Foster’s story is remarkable as a brewer that had been reduced to ashes when their first global structure crashed, rose from the self-same ashes only a few years later in order to re-invent themselves as a global wine company. Foster’s probably knew better than anybody else that ranking was everything. Being the world’s 18th largest brewer sucked.

Investors, or rather the gentlemen in their tailored suits who issued credit and subscribed to bonds, had been praying the mantra of “only the first five count” for so long that they began to believe it. Like they believed in the so-called immutable law of market economics that no less than 60 percent market share would do. Or that you have to achieve an EBIT of 30 percent.

Foster’s executives listened carefully and then did as told. Whether they really believed wholeheartedly that they could pull this stint off – becoming the number one wine company in the world - only the autobiographies of Mr Kunkel and Mr O’Hoy, Foster’s past two CEOs, will tell. One thing is certain, though. They knew that they were driven by their bankers as much as they were driving their company. And for as long as they could engage their bankers in their favourite pastime – mergers and acquisitions - they were safe. Sort of.

Listed companies like Foster’s, Scottish & Newcastle and Anheuser-Busch, for that matter, whose shares are spread widely, may have prided themselves in their good investor relations. Yet only those suffering from some sort of megalomania would have forgotten that their investors are the enemy in their bed. Here today, gone tomorrow and with them the family silver!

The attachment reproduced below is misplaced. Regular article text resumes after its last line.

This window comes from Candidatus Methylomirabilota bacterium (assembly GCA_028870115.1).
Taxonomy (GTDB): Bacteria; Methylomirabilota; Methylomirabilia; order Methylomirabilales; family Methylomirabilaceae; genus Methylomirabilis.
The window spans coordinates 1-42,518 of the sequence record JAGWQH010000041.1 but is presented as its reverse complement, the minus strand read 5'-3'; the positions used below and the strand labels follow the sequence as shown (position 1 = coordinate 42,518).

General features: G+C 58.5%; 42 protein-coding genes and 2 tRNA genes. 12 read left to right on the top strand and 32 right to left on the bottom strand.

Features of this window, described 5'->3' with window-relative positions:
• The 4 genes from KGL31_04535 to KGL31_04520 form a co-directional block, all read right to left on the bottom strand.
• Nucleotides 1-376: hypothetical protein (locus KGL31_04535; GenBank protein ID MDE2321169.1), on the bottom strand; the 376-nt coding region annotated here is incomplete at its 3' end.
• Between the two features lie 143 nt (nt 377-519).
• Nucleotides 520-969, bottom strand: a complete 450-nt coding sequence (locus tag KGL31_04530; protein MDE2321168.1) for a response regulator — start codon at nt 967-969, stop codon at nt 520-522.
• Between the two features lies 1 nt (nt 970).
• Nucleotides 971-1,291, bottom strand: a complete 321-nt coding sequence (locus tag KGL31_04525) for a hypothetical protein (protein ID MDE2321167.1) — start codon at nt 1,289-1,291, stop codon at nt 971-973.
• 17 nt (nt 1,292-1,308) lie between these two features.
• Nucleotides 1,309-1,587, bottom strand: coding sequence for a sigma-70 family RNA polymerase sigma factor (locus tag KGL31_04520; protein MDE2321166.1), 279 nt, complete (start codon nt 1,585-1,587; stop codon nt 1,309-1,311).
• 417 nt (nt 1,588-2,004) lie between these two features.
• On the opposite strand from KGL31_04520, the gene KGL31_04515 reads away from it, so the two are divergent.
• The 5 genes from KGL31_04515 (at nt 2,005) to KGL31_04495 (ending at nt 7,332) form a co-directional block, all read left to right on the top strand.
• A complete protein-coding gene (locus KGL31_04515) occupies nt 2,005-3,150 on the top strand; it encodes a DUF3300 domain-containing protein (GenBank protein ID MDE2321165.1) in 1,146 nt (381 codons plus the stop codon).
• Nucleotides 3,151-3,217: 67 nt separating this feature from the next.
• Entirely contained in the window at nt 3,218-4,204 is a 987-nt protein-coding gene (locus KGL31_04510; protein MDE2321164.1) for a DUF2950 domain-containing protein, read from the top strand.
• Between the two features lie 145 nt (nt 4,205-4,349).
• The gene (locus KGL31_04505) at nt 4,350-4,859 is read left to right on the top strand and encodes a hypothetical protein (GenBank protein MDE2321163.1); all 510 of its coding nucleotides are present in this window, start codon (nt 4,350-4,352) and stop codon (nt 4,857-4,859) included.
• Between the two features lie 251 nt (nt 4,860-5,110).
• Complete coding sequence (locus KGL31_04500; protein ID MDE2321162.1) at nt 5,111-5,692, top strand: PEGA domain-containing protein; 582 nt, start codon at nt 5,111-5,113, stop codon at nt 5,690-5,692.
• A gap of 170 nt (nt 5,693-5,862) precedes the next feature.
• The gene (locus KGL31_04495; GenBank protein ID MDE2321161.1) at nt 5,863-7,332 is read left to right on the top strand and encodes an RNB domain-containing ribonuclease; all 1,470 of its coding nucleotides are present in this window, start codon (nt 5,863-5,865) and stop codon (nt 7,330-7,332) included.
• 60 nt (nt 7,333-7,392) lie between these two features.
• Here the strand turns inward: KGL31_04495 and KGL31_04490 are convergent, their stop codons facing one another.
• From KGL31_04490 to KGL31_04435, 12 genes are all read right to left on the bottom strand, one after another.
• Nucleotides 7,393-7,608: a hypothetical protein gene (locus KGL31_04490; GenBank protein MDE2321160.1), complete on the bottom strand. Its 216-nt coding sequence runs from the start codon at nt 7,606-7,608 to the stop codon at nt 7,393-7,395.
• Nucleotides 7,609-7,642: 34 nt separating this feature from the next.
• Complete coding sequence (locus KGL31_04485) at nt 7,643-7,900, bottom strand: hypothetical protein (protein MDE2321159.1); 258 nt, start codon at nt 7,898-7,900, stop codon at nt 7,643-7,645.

In retrospect the first period of globalisation resembled a session in auto-suggestion. Whatever was desired to be true, had to be true. The trouble is that as brewers dashed forward in their scramble for companies and markets they discarded any luggage that could have proven heavy and cumbersome. That meant the history books but that also meant people who would have issued some caution.

If you want to know why beer and wine do not mix – there’s going to be a Part II.


november 08 · october 08 · august 08 · june 08 · april 08